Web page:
100-Year Old Predictions from 1900

Posted on Wednesday, April 18th, 02007 by Kevin Kelly
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The Ladies Home Journal of December 1900 ran a very brave list of predictions by one John Elfreth Watkins. Some are quite accurate, some wrong, and many are plain odd. Although grouped into 25 predictions, each one is a collection of not entirely related ideas. Some samples:

Prediction #1: There will probably be from 350,000,000 to 500,000,000 people in America and its possessions by the lapse of another century. Nicaragua will ask for admission to our Union after the completion of the great canal. Mexico will be next. Europe, seeking more territory to the south of us, will cause many of the South and Central American republics to be voted into the Union by their own people.

Prediction #2: The American will be taller by from one to two inches. His increase of stature will result from better health, due to vast reforms in medicine, sanitation, food and athletics. He will live fifty years instead of thirty-five as at present – for he will reside in the suburbs. The city house will practically be no more. Building in blocks will be illegal. The trip from suburban home to office will require a few minutes only. A penny will pay the fare.

Prediction #6: Automobiles will be cheaper than horses are today. Farmers will own automobile hay-wagons, automobile truck-wagons, plows, harrows and hay-rakes. A one-pound motor in one of these vehicles will do the work of a pair of horses or more. Children will ride in automobile sleighs in winter. Automobiles will have been substituted for every horse vehicle now known. There will be, as already exist today, automobile hearses, automobile police patrols, automobile ambulances, automobile street sweepers. The horse in harness will be as scarce, if, indeed, not even scarcer, then as the yoked ox is today.

Prediction #16: There will be No C, X or Q in our every-day alphabet. They will be abandoned because unnecessary. Spelling by sound will have been adopted, first by the newspapers. English will be a language of condensed words expressing condensed ideas, and will be more extensively spoken than any other. Russian will rank second.

Prediction #21: Hot and Cold Air from Spigots. Hot or cold air will be turned on from spigots to regulate the temperature of a house as we now turn on hot or cold water from spigots to regulate the temperature of the bath. Central plants will supply this cool air and heat to city houses in the same way as now our gas or electricity is furnished. Rising early to build the furnace fire will be a task of the olden times. Homes will have no chimneys, because no smoke will be created within their walls.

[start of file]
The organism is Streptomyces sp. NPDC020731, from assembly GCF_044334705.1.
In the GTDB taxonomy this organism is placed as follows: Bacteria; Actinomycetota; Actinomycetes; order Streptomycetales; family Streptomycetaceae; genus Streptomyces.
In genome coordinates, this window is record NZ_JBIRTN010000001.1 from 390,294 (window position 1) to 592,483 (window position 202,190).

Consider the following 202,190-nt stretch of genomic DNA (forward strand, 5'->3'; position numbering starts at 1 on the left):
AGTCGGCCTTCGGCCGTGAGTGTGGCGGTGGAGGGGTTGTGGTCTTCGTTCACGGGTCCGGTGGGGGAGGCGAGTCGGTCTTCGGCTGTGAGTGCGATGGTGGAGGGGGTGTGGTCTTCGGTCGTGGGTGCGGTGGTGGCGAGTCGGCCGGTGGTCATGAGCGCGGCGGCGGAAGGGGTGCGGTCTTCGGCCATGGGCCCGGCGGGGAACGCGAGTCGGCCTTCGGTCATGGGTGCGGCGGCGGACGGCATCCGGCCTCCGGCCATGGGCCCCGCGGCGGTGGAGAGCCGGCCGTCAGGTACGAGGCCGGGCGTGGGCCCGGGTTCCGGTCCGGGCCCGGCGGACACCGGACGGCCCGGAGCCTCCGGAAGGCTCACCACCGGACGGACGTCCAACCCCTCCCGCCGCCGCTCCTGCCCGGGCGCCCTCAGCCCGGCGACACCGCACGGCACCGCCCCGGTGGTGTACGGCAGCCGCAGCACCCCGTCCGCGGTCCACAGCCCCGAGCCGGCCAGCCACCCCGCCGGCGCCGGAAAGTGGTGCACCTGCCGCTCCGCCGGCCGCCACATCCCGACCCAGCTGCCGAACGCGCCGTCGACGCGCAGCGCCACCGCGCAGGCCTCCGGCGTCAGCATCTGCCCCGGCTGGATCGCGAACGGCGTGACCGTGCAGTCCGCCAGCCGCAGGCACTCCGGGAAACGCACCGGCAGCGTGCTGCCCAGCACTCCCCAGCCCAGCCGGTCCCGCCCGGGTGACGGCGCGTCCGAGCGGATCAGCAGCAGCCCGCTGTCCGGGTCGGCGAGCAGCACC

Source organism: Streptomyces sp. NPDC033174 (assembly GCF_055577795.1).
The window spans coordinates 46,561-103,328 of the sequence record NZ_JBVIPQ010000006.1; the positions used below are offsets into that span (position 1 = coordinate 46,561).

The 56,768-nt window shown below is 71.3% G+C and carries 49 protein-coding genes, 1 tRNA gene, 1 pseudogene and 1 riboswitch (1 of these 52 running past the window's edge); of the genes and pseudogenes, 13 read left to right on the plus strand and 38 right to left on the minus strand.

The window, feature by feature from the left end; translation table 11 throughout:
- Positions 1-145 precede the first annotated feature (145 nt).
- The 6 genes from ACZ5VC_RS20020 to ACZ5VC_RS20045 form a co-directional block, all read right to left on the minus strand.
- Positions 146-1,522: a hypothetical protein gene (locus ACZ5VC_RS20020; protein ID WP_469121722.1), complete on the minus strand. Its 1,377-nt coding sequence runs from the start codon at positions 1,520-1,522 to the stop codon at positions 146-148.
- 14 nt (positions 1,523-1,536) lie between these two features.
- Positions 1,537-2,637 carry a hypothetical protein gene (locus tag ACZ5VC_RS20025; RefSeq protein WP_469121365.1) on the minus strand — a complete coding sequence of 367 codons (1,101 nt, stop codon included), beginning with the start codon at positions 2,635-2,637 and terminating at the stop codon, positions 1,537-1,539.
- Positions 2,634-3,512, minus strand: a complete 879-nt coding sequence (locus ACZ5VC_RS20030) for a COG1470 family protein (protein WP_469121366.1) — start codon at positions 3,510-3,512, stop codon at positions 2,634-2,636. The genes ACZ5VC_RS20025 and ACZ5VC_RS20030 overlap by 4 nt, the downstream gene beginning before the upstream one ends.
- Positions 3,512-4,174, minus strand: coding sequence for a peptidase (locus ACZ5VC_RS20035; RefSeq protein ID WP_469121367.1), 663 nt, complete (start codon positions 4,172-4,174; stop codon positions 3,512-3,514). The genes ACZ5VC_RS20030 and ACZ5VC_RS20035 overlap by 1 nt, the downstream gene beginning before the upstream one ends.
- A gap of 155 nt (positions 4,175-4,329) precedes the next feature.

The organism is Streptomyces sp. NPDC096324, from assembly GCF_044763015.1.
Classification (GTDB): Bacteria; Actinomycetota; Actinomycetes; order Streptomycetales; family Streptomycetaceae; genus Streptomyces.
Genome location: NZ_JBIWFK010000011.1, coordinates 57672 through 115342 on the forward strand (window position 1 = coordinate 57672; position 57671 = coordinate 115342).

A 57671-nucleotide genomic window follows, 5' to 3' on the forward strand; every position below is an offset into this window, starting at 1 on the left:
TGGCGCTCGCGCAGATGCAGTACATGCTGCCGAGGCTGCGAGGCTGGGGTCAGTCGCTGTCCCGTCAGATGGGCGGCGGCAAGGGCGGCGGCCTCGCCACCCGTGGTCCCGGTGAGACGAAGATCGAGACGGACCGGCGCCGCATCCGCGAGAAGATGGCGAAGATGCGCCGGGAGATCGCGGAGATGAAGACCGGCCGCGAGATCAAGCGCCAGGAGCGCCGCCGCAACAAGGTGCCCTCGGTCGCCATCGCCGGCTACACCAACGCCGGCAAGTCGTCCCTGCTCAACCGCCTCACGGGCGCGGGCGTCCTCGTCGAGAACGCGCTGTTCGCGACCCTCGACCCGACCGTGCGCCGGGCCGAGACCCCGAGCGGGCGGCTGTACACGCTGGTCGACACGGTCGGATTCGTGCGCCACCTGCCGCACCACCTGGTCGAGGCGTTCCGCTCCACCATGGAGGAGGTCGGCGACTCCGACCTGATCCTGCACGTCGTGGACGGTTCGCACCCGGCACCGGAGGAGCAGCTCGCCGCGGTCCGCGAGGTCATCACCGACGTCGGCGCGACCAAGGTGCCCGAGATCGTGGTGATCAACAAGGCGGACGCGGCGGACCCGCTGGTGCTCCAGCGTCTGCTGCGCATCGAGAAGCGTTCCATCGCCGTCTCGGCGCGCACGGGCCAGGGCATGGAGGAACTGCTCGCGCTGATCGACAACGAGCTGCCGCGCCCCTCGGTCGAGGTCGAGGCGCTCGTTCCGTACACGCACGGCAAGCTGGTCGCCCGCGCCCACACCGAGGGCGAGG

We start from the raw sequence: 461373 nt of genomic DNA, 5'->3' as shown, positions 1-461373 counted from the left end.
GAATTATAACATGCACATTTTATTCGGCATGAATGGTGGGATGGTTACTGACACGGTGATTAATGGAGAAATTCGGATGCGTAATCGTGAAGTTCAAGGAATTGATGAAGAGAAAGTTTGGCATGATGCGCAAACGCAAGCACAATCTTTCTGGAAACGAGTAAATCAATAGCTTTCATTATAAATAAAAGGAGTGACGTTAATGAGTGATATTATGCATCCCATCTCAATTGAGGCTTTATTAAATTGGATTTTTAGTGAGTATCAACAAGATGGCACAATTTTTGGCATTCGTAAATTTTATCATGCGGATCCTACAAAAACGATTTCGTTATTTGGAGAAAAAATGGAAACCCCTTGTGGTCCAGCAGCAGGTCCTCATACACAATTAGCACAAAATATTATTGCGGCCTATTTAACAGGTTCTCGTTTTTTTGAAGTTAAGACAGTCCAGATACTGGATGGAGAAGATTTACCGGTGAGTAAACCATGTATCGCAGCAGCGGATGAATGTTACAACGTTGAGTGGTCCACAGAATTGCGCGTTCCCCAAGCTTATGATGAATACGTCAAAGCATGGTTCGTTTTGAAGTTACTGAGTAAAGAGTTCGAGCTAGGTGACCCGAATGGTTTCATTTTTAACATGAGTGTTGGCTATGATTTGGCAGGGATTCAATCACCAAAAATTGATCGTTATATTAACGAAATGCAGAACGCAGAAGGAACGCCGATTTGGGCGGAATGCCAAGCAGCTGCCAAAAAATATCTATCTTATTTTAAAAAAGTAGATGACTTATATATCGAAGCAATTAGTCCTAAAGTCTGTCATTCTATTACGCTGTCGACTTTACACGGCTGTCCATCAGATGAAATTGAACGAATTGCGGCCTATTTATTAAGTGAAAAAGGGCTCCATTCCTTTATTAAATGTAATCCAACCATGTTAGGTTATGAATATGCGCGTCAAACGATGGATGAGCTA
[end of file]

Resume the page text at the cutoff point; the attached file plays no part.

Prediction #22: Store Purchases by Tube. Pneumatic tubes, instead of store wagons, will deliver packages and bundles. These tubes will collect, deliver and transport mail over certain distances, perhaps for hundreds of miles. They will at first connect with the private houses of the wealthy; then with all homes. Great business establishments will extend them to stations, similar to our branch post-offices of today, whence fast automobile vehicles will distribute purchases from house to house.

  • Ville

    Fascinating and at times surprisingly accurate predictions. They also hightlight the power of new inventions as some of the biggest changes of the last century are not there (the most obvious here being computers, the Internet). The predictions also really speak volumes of the thinking a hundred years ago (English most spoken language!?).

  • “Prediction #23: Ready-cooked meals will be bought from establishments similar to our bakeries of today. They will purchase materials in tremendous wholesale quantities and sell the cooked foods at a price much lower than the cost of individual cooking. Food will be served hot or cold to private houses in pneumatic tubes or automobile wagons. ”

    They predicted Schwans! And anti-bacterial soap in the same prediction. Pretty good stuff.

  • Lee Jaffe

    We recently received a barrage of reference questions from a class doing research on “visions of the future” from the past. Aside from classic science fiction and the occasional article in older magazines, we found world’s fairs and expositions to be a good source for predictions of the future. I particularly remember the New York World’s Fair’s “World of Tomorrow” exhibit. A good Web site with links to archives for expos back to the mid-01800s can be found at http://expomuseum.com/

  • Ectone Smellis

    Some are accurate, some are surprising and some just plain smell.

  • Most of the predictions have turned out to be to conservative (eg life expectancy up to 50). Some of them have come true with completely different technology (cold air taps rather than air conditioning) . Those that haven’t are mainly because government has prevented (genetically modified plants) or not been competent to build the infrastructre but are technically feasible (pneumatic ir automated delivery tubes).

  • slayer

    Its funny how he thinks the wilderness would be destroyed and all the predictions sound so old fashioned yet so crazy LOL. He never knew about planes or computers or internet or tv which are pretty much the only big advances

  • Pingback: Buried under nine feet of manure: 19th century horse predictions | On the LAKE front()

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